Close, but no cigar...Jack Schofield on browsers, phishing and security

 by Martin Belam, 8 July 2004

In today's Inside IT article Jack Schofield had my heart soaring when in answer to worries about increased phishing attacks on Microsoft's Internet Explorer browser (notably Download.Ject) he said:

It's always handy to have an alternative browser, and I frequently recommend Mozilla Firefox (

Unfortunately he then blotted his copybook with the very next sentence:

Regrettably, many of the sites where security is important, such as banking sites, will only work properly with IE.

Perhaps instead of implying that IE does banking "properly" he could have said that many banking sites are coded in such a way as to only work with IE. My favourite notable exception being the Co-Operative Bank, which manages to be not only ethical, but cross-browser compliant.


ING Direct, the Halifax and Intelligent Finance have always worked fine for me in any browser I throw at them.

However I abandoned the Royal Bank of Scotland when they insisted I download some Windows application to make their banking run. Funnily enough I use Linux at home.

I mainly gave up on the abbey national internet banking website because it was so user unfriendly. Now I won't even think about trying online banking with anyone because I don't trust it's safe.

On the other hand, I'm happy to plug my credit card details into nearly any site that will take them.

PS - That's not an offer...

I've used all manner of banking websites (including the above, Smile and Accucard) and never had a safety problem. Just go to the correct URL via the main bank website and you'll be fine.

The Nationwide online banking site works fine in any browser. In fact, I highly recommend the service. Not only have they continually improved the interface to make it more simple and less graphical (there's hardly any images), but you can now transfer money between your own accounts instantly (no clearing), pay bills and set up standing orders.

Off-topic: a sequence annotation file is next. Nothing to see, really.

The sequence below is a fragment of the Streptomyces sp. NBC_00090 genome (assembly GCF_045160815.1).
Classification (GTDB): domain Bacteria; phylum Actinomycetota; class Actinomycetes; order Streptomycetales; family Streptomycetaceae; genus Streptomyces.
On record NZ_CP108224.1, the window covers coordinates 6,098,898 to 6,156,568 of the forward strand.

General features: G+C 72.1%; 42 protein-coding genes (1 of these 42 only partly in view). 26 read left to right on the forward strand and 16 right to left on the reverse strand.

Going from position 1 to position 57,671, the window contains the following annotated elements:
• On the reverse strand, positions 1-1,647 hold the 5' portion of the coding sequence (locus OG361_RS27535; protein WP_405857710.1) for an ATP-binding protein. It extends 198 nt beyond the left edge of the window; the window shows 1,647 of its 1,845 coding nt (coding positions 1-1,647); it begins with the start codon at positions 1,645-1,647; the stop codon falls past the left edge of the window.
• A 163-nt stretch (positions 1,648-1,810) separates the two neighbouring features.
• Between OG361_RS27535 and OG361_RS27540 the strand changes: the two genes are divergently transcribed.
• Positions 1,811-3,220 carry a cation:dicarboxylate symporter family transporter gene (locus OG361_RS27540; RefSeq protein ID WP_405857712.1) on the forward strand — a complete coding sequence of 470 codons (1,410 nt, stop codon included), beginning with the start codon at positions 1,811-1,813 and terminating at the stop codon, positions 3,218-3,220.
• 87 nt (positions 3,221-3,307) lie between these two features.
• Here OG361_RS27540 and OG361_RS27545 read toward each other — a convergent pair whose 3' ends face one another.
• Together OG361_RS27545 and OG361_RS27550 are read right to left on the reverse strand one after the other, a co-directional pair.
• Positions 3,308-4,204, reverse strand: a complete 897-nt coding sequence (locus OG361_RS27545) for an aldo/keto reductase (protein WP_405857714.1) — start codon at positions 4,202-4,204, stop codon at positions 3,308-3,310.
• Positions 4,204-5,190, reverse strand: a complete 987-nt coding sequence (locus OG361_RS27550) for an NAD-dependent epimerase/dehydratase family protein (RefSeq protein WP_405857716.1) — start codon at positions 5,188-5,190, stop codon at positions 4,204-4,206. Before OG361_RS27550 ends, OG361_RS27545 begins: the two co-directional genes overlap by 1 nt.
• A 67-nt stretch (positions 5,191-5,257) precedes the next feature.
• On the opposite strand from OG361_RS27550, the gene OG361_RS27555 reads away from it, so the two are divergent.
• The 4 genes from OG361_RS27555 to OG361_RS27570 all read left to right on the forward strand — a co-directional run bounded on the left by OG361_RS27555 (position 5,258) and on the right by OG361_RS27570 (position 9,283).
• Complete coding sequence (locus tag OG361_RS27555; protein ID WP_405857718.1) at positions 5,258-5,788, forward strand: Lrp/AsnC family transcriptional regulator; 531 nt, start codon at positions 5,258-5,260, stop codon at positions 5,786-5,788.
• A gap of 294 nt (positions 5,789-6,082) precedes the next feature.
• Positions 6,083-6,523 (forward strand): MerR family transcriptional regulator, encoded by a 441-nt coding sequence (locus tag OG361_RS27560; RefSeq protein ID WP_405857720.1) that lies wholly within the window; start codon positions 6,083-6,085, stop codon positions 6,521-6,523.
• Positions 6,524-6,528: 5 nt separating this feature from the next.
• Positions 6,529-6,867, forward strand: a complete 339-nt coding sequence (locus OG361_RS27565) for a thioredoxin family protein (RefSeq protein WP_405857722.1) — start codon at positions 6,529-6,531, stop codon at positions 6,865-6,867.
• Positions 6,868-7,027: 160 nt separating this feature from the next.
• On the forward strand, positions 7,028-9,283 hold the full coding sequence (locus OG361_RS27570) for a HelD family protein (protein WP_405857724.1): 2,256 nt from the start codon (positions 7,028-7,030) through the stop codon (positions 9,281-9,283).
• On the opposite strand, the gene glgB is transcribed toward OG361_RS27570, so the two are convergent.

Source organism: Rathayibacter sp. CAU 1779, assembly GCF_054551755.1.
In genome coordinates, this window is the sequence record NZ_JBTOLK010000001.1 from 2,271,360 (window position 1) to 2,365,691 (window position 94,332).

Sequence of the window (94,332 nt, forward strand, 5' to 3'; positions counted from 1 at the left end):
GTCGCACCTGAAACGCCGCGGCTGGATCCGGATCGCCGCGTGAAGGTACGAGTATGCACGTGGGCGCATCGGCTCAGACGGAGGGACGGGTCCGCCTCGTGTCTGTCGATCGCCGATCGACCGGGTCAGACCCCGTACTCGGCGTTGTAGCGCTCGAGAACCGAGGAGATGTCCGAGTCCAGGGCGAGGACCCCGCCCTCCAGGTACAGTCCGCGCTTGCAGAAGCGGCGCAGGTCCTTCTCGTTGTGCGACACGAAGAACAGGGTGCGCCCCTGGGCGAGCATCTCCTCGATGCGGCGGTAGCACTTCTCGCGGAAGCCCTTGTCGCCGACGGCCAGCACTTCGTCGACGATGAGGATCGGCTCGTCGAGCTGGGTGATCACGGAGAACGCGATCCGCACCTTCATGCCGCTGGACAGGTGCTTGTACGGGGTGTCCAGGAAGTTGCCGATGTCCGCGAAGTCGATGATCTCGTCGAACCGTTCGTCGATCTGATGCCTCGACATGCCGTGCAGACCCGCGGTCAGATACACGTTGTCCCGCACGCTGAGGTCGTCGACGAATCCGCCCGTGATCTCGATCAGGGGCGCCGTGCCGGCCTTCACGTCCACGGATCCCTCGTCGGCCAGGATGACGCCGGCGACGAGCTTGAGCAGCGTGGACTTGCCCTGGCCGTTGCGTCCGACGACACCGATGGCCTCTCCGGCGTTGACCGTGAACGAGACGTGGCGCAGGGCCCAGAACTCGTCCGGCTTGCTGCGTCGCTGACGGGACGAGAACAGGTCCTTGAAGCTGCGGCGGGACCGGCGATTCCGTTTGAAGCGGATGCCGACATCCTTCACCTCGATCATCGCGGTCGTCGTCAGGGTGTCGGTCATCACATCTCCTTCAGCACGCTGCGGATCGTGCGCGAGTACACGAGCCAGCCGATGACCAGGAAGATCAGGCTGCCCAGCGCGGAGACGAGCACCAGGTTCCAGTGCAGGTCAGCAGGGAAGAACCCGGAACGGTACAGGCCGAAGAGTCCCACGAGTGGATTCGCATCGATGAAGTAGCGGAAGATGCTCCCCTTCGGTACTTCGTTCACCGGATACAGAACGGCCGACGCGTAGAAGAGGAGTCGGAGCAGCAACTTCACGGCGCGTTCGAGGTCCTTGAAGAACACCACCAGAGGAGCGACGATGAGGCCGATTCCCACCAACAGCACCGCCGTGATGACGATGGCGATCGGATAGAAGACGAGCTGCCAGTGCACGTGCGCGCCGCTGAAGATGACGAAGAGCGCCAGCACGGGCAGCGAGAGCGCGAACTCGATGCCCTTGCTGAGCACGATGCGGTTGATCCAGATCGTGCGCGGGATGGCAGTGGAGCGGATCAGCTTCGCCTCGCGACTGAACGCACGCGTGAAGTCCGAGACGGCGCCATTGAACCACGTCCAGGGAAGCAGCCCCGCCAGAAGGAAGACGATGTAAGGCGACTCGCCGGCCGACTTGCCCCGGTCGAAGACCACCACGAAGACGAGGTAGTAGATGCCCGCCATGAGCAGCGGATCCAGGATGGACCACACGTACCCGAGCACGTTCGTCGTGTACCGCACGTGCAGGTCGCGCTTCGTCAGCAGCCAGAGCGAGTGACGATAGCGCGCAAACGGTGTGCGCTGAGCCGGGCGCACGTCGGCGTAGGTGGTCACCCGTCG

The only thing that doesn't work on Mozilla Firefox is a javascript dialog box which appears when you log off promting you to restart the browser. However, as this is probably only designed to avoid security holes in ie, I'm not bothered that it doesn't work in Mozilla.

I wouldn't normally bother but ... I would have thought it was perfectly obvious that I meant the second thing (they have not been coded right) not the first thing. In fact, you have attributed to me a thought that doesn't seem to me to be the conventional interpretation of what I wrote. It's also a thought I never had, and certainly didn't mean. In fact, I think it's a bizarre idea.

I think I deserve blame when I get things wrong but here it seems to me that your misreading is at least as wrong as my original expression, and probably moreso ;-)

Hmm maybe so - at least you get a right to reply though. Perhaps I need to employ my own "Reader's Editor" to offer corrections and clarifications :-)

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